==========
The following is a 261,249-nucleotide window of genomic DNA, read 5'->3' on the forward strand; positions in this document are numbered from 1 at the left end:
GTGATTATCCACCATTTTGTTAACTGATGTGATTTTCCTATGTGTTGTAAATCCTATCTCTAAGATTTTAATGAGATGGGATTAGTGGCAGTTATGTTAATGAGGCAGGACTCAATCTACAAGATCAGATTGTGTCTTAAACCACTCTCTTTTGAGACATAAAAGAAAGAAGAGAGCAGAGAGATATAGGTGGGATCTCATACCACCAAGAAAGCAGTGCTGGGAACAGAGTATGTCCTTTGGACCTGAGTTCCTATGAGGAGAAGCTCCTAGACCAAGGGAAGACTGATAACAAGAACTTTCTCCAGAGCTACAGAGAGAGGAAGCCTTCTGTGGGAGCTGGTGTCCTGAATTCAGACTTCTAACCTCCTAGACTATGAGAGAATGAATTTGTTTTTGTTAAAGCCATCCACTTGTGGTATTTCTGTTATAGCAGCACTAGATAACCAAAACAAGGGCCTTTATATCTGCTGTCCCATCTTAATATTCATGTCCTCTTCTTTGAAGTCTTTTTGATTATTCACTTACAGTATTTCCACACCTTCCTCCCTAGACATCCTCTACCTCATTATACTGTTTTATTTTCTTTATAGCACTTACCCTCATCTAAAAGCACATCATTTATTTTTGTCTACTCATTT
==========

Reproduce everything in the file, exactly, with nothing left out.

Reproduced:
The following is a 261,249-nucleotide window of genomic DNA, read 5'->3' on the forward strand; positions in this document are numbered from 1 at the left end:
GTGATTATCCACCATTTTGTTAACTGATGTGATTTTCCTATGTGTTGTAAATCCTATCTCTAAGATTTTAATGAGATGGGATTAGTGGCAGTTATGTTAATGAGGCAGGACTCAATCTACAAGATCAGATTGTGTCTTAAACCACTCTCTTTTGAGACATAAAAGAAAGAAGAGAGCAGAGAGATATAGGTGGGATCTCATACCACCAAGAAAGCAGTGCTGGGAACAGAGTATGTCCTTTGGACCTGAGTTCCTATGAGGAGAAGCTCCTAGACCAAGGGAAGACTGATAACAAGAACTTTCTCCAGAGCTACAGAGAGAGGAAGCCTTCTGTGGGAGCTGGTGTCCTGAATTCAGACTTCTAACCTCCTAGACTATGAGAGAATGAATTTGTTTTTGTTAAAGCCATCCACTTGTGGTATTTCTGTTATAGCAGCACTAGATAACCAAAACAAGGGCCTTTATATCTGCTGTCCCATCTTAATATTCATGTCCTCTTCTTTGAAGTCTTTTTGATTATTCACTTACAGTATTTCCACACCTTCCTCCCTAGACATCCTCTACCTCATTATACTGTTTTATTTTCTTTATAGCACTTACCCTCATCTAAAAGCACATCATTTATTTTTGTCTACTCATTT